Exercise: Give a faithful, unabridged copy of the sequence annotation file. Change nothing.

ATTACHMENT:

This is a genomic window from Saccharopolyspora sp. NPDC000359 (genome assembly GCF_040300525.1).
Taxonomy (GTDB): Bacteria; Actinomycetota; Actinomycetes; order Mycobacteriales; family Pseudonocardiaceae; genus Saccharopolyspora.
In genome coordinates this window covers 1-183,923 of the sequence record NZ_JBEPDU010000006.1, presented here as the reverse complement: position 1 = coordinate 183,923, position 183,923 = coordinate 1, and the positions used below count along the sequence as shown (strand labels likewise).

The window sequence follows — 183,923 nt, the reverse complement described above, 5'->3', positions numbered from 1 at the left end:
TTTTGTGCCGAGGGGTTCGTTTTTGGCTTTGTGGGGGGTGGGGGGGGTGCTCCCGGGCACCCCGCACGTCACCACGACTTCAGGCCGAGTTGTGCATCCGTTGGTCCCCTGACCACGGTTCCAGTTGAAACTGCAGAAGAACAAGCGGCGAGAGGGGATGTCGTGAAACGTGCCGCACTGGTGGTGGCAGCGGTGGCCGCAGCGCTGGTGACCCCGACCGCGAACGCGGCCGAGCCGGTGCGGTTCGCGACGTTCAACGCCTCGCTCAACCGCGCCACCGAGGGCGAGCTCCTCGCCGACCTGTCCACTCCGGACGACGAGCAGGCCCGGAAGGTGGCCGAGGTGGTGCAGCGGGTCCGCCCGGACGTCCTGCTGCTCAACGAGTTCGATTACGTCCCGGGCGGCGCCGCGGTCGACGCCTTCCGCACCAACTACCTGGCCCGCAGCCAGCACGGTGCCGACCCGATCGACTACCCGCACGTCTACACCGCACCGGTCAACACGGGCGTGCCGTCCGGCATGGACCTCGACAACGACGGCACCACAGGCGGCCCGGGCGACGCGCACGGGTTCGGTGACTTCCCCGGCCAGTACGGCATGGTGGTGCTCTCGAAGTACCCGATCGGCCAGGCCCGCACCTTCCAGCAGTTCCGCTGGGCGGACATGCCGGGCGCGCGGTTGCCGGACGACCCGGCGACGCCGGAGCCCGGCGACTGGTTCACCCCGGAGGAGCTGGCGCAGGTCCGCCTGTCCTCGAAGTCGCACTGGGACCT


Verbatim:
This is a genomic window from Saccharopolyspora sp. NPDC000359 (genome assembly GCF_040300525.1).
Taxonomy (GTDB): Bacteria; Actinomycetota; Actinomycetes; order Mycobacteriales; family Pseudonocardiaceae; genus Saccharopolyspora.
In genome coordinates this window covers 1-183,923 of the sequence record NZ_JBEPDU010000006.1, presented here as the reverse complement: position 1 = coordinate 183,923, position 183,923 = coordinate 1, and the positions used below count along the sequence as shown (strand labels likewise).

The window sequence follows — 183,923 nt, the reverse complement described above, 5'->3', positions numbered from 1 at the left end:
TTTTGTGCCGAGGGGTTCGTTTTTGGCTTTGTGGGGGGTGGGGGGGGTGCTCCCGGGCACCCCGCACGTCACCACGACTTCAGGCCGAGTTGTGCATCCGTTGGTCCCCTGACCACGGTTCCAGTTGAAACTGCAGAAGAACAAGCGGCGAGAGGGGATGTCGTGAAACGTGCCGCACTGGTGGTGGCAGCGGTGGCCGCAGCGCTGGTGACCCCGACCGCGAACGCGGCCGAGCCGGTGCGGTTCGCGACGTTCAACGCCTCGCTCAACCGCGCCACCGAGGGCGAGCTCCTCGCCGACCTGTCCACTCCGGACGACGAGCAGGCCCGGAAGGTGGCCGAGGTGGTGCAGCGGGTCCGCCCGGACGTCCTGCTGCTCAACGAGTTCGATTACGTCCCGGGCGGCGCCGCGGTCGACGCCTTCCGCACCAACTACCTGGCCCGCAGCCAGCACGGTGCCGACCCGATCGACTACCCGCACGTCTACACCGCACCGGTCAACACGGGCGTGCCGTCCGGCATGGACCTCGACAACGACGGCACCACAGGCGGCCCGGGCGACGCGCACGGGTTCGGTGACTTCCCCGGCCAGTACGGCATGGTGGTGCTCTCGAAGTACCCGATCGGCCAGGCCCGCACCTTCCAGCAGTTCCGCTGGGCGGACATGCCGGGCGCGCGGTTGCCGGACGACCCGGCGACGCCGGAGCCCGGCGACTGGTTCACCCCGGAGGAGCTGGCGCAGGTCCGCCTGTCCTCGAAGTCGCACTGGGACCT